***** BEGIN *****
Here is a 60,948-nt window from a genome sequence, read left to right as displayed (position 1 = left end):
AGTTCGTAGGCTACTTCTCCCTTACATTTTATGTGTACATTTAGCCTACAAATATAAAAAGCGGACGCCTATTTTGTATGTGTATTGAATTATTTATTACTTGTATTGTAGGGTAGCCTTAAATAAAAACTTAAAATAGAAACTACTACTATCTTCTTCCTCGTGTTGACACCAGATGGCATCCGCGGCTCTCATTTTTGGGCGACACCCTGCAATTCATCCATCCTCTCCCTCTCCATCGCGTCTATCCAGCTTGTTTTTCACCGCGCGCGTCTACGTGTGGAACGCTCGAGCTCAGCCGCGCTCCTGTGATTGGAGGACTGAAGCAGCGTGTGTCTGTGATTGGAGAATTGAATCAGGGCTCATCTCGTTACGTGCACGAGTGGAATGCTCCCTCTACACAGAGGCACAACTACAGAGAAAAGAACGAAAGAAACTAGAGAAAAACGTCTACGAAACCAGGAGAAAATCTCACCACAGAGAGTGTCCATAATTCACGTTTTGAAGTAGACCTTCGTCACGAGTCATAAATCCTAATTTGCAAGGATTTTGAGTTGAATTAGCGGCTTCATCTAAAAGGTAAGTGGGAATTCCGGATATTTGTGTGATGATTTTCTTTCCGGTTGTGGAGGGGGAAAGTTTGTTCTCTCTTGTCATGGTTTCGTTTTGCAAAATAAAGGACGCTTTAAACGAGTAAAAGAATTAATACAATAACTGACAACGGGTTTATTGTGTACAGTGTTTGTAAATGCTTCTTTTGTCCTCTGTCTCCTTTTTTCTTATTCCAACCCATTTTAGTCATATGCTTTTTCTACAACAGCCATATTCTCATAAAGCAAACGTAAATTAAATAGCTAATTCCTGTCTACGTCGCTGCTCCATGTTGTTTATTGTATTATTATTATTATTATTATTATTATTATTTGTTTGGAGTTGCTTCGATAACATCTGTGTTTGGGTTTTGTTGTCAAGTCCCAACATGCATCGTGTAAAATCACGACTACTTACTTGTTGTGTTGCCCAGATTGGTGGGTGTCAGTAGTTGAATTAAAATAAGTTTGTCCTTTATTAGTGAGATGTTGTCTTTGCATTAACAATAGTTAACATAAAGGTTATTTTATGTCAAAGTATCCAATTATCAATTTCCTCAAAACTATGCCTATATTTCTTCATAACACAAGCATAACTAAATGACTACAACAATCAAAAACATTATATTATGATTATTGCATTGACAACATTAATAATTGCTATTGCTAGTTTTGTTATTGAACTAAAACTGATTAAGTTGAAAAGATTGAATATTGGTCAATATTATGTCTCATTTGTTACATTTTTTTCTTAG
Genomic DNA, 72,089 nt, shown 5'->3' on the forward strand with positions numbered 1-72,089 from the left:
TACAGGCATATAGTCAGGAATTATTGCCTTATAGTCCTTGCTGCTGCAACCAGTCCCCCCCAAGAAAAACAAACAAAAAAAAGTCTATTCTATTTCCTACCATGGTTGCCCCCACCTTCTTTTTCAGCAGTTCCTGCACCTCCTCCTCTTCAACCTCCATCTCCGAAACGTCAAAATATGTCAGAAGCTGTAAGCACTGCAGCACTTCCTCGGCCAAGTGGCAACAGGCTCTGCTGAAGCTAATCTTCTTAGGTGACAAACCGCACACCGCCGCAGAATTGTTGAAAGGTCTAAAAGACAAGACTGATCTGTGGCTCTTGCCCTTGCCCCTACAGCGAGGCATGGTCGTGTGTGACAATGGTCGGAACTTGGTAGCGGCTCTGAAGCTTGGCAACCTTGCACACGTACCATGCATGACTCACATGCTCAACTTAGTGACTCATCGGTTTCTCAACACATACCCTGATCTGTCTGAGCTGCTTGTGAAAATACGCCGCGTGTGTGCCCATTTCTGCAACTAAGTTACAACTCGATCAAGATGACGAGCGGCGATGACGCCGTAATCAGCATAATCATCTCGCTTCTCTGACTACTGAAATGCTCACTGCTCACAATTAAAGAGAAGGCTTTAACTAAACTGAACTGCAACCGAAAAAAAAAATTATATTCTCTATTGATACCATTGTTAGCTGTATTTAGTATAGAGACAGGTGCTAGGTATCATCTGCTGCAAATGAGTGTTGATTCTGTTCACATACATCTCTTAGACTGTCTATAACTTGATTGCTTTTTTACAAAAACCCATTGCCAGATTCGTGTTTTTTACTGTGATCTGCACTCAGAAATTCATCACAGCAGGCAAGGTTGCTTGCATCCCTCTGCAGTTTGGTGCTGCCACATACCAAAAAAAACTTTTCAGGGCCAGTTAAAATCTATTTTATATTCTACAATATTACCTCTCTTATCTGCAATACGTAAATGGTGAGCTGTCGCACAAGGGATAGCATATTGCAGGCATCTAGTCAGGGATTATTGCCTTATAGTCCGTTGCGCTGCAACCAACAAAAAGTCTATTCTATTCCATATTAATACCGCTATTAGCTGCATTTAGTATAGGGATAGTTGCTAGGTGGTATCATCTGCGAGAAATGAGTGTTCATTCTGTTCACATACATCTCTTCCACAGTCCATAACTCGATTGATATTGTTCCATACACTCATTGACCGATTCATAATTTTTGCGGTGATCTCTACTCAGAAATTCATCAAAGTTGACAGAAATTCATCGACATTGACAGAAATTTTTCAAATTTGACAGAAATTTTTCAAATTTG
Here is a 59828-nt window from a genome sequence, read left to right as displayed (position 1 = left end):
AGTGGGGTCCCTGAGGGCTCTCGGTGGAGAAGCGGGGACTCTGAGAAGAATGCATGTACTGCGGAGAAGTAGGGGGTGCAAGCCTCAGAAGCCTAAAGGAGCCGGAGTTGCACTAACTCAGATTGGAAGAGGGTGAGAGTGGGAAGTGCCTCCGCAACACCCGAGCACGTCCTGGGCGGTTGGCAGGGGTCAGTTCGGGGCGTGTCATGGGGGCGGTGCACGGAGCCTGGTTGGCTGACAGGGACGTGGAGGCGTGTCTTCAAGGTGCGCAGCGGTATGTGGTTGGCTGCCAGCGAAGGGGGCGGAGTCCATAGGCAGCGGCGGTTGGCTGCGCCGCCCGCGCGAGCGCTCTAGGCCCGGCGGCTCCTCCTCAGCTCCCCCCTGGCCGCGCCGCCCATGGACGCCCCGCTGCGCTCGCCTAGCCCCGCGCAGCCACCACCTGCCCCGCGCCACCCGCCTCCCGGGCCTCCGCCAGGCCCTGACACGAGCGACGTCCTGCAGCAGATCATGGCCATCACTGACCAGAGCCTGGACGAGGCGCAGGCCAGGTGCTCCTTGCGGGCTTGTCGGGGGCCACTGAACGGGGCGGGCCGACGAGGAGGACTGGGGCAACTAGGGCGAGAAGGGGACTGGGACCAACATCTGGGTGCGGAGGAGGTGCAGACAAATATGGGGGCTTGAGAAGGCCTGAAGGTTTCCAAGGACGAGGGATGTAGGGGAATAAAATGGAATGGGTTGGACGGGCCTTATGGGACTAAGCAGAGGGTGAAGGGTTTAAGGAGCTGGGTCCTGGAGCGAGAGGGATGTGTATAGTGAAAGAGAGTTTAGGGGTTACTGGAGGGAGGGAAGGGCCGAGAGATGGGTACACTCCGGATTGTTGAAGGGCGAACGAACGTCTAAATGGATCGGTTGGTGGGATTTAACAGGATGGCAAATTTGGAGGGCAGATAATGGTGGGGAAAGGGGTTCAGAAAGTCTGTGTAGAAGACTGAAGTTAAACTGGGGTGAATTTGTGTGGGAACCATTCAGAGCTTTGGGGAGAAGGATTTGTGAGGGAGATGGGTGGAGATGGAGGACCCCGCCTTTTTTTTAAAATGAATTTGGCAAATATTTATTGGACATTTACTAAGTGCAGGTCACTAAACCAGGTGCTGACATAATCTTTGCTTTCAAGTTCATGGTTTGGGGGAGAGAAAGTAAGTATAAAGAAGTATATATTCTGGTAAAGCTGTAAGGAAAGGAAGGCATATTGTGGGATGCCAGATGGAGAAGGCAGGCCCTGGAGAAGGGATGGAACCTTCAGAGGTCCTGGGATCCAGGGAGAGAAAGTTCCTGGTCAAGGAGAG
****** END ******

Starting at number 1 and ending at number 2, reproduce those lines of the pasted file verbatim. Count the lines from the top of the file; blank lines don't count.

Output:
Here is a 60,948-nt window from a genome sequence, read left to right as displayed (position 1 = left end):
AGTTCGTAGGCTACTTCTCCCTTACATTTTATGTGTACATTTAGCCTACAAATATAAAAAGCGGACGCCTATTTTGTATGTGTATTGAATTATTTATTACTTGTATTGTAGGGTAGCCTTAAATAAAAACTTAAAATAGAAACTACTACTATCTTCTTCCTCGTGTTGACACCAGATGGCATCCGCGGCTCTCATTTTTGGGCGACACCCTGCAATTCATCCATCCTCTCCCTCTCCATCGCGTCTATCCAGCTTGTTTTTCACCGCGCGCGTCTACGTGTGGAACGCTCGAGCTCAGCCGCGCTCCTGTGATTGGAGGACTGAAGCAGCGTGTGTCTGTGATTGGAGAATTGAATCAGGGCTCATCTCGTTACGTGCACGAGTGGAATGCTCCCTCTACACAGAGGCACAACTACAGAGAAAAGAACGAAAGAAACTAGAGAAAAACGTCTACGAAACCAGGAGAAAATCTCACCACAGAGAGTGTCCATAATTCACGTTTTGAAGTAGACCTTCGTCACGAGTCATAAATCCTAATTTGCAAGGATTTTGAGTTGAATTAGCGGCTTCATCTAAAAGGTAAGTGGGAATTCCGGATATTTGTGTGATGATTTTCTTTCCGGTTGTGGAGGGGGAAAGTTTGTTCTCTCTTGTCATGGTTTCGTTTTGCAAAATAAAGGACGCTTTAAACGAGTAAAAGAATTAATACAATAACTGACAACGGGTTTATTGTGTACAGTGTTTGTAAATGCTTCTTTTGTCCTCTGTCTCCTTTTTTCTTATTCCAACCCATTTTAGTCATATGCTTTTTCTACAACAGCCATATTCTCATAAAGCAAACGTAAATTAAATAGCTAATTCCTGTCTACGTCGCTGCTCCATGTTGTTTATTGTATTATTATTATTATTATTATTATTATTATTTGTTTGGAGTTGCTTCGATAACATCTGTGTTTGGGTTTTGTTGTCAAGTCCCAACATGCATCGTGTAAAATCACGACTACTTACTTGTTGTGTTGCCCAGATTGGTGGGTGTCAGTAGTTGAATTAAAATAAGTTTGTCCTTTATTAGTGAGATGTTGTCTTTGCATTAACAATAGTTAACATAAAGGTTATTTTATGTCAAAGTATCCAATTATCAATTTCCTCAAAACTATGCCTATATTTCTTCATAACACAAGCATAACTAAATGACTACAACAATCAAAAACATTATATTATGATTATTGCATTGACAACATTAATAATTGCTATTGCTAGTTTTGTTATTGAACTAAAACTGATTAAGTTGAAAAGATTGAATATTGGTCAATATTATGTCTCATTTGTTACATTTTTTTCTTAG